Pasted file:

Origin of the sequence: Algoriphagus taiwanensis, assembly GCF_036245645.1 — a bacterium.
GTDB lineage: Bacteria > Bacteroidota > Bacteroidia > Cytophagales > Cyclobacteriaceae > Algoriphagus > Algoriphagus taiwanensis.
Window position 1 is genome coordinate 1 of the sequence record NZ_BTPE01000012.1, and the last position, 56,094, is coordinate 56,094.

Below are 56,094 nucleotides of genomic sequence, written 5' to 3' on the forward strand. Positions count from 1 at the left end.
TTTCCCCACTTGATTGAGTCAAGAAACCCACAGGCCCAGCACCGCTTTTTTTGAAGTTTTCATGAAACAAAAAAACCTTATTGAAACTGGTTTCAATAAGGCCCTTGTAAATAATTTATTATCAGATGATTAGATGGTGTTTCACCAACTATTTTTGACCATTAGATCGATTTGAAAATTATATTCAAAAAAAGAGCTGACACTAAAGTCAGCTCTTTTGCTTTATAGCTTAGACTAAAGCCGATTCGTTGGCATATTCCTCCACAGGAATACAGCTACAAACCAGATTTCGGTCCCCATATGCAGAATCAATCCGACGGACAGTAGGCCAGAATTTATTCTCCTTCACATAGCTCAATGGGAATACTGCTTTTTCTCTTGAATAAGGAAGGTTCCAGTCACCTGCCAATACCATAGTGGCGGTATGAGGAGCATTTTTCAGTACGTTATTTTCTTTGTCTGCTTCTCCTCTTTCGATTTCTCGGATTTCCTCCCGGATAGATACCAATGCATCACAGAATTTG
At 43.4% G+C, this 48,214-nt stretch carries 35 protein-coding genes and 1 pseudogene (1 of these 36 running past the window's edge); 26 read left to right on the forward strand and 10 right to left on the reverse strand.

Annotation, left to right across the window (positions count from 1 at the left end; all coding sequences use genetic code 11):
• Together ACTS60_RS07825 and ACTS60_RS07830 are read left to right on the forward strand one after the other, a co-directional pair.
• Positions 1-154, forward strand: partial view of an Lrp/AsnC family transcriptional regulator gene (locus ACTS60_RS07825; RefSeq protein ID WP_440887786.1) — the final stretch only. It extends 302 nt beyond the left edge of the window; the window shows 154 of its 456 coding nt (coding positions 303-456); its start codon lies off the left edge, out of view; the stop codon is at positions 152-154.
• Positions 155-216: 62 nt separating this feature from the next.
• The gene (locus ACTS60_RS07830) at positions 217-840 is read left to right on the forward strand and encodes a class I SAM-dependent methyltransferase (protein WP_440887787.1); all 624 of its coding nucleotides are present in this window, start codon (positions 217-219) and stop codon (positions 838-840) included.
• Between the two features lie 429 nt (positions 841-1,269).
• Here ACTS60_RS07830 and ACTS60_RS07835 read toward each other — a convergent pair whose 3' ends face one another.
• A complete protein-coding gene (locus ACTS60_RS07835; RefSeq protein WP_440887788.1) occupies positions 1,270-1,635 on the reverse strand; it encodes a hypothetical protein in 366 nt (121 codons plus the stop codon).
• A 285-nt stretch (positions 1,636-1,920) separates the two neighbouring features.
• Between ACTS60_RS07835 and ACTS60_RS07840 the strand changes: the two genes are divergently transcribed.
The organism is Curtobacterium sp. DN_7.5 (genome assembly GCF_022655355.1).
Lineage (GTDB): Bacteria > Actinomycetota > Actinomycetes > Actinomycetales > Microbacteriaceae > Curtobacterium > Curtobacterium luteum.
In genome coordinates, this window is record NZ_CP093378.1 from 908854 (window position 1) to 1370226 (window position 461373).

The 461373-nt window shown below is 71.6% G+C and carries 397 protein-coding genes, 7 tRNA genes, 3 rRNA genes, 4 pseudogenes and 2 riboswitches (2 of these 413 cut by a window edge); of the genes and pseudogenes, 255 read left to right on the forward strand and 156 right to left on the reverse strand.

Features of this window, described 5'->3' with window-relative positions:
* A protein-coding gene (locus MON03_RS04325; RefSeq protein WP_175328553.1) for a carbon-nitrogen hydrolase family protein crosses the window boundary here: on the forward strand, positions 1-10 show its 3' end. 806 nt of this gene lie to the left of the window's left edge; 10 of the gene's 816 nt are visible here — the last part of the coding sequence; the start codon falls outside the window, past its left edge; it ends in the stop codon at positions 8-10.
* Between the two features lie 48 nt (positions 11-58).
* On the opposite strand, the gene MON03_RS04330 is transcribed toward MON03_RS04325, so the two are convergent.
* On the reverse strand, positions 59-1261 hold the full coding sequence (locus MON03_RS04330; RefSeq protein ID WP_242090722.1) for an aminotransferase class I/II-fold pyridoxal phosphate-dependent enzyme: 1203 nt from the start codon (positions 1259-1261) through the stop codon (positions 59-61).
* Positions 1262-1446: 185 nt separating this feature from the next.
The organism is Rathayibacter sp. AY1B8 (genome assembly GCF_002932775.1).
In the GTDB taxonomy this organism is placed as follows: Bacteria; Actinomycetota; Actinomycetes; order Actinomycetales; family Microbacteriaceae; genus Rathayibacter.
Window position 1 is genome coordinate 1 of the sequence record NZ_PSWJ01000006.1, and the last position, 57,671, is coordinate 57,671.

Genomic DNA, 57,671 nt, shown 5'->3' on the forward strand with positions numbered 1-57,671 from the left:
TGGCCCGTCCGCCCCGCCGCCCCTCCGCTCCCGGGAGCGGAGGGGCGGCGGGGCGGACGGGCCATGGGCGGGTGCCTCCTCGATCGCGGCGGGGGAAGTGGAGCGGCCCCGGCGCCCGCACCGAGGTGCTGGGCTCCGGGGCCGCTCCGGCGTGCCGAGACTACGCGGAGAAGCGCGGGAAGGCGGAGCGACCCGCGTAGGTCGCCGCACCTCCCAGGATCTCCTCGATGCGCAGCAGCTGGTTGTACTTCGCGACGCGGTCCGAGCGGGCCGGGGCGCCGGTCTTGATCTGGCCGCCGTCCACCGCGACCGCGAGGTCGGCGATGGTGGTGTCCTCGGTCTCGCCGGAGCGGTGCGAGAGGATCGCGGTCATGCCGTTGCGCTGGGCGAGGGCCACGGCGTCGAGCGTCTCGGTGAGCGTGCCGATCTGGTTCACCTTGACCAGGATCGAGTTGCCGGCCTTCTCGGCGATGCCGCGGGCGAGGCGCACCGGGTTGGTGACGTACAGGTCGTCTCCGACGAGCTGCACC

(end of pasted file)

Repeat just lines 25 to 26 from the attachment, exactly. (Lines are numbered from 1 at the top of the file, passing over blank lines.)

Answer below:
* On the reverse strand, positions 59-1261 hold the full coding sequence (locus MON03_RS04330; RefSeq protein ID WP_242090722.1) for an aminotransferase class I/II-fold pyridoxal phosphate-dependent enzyme: 1203 nt from the start codon (positions 1259-1261) through the stop codon (positions 59-61).
* Positions 1262-1446: 185 nt separating this feature from the next.